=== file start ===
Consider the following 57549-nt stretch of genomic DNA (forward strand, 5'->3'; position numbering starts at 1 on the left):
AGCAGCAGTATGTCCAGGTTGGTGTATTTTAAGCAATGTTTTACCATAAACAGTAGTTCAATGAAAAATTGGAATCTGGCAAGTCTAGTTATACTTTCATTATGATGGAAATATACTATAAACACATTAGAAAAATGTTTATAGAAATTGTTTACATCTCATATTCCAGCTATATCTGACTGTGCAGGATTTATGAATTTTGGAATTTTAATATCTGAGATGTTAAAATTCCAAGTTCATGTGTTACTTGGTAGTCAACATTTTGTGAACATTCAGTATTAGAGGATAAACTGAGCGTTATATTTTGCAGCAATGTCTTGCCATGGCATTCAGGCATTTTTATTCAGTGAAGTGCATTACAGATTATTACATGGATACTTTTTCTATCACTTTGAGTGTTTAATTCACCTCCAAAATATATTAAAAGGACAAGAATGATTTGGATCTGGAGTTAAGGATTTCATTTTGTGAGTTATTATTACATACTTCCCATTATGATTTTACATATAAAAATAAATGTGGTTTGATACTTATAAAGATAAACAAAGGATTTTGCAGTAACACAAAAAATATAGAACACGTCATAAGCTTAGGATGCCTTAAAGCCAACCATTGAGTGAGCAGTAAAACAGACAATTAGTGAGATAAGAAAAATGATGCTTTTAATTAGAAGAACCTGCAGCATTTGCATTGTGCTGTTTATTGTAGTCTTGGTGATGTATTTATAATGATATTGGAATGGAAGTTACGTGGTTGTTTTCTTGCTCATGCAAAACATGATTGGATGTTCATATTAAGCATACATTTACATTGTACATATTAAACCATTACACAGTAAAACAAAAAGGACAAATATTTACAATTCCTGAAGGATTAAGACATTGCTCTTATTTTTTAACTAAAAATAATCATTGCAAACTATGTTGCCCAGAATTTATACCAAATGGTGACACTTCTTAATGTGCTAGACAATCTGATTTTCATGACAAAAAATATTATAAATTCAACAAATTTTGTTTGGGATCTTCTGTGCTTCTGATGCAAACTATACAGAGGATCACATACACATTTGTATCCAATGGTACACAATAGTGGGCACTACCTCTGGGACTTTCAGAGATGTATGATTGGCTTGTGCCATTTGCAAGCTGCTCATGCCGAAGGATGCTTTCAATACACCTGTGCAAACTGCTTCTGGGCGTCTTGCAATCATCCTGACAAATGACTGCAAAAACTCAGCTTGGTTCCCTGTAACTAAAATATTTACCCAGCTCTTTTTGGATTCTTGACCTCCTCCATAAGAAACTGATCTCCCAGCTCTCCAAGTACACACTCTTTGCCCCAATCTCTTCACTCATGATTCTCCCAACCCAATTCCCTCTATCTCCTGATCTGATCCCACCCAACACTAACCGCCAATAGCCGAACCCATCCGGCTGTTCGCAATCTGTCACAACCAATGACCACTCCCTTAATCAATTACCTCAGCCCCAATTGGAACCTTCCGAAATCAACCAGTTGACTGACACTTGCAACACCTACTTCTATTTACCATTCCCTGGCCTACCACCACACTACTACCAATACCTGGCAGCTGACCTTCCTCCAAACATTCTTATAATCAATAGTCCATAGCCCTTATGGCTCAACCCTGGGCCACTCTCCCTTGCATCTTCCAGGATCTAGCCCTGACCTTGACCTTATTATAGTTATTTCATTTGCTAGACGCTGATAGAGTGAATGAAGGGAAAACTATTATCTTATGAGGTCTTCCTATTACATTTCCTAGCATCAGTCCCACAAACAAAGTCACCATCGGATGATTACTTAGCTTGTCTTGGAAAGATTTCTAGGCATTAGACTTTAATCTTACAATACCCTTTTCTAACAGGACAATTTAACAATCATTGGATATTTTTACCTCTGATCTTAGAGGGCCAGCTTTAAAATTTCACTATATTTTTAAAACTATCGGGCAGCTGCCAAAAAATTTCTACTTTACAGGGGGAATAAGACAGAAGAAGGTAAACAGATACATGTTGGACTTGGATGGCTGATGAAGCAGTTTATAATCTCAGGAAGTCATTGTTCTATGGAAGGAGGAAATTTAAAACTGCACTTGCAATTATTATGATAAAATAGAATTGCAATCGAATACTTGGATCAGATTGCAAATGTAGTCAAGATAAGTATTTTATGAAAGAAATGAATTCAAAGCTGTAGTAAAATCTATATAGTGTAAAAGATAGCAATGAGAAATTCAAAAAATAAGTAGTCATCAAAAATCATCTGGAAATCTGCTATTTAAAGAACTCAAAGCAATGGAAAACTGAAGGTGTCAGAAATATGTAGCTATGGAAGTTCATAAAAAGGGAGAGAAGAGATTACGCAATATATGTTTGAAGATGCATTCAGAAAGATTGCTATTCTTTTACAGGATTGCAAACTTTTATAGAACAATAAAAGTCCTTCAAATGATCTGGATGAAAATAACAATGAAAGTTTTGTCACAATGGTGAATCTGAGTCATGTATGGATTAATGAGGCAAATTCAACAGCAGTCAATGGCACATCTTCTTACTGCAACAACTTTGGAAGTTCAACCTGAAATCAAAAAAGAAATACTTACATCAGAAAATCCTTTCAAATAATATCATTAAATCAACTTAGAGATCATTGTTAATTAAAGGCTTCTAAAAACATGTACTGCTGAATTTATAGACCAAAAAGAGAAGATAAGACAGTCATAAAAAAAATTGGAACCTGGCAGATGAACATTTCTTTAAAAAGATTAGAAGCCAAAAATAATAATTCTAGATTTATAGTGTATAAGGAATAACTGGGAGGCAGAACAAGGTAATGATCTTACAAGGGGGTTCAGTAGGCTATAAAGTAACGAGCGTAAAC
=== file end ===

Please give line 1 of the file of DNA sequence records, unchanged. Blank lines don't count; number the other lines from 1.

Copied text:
Consider the following 57549-nt stretch of genomic DNA (forward strand, 5'->3'; position numbering starts at 1 on the left):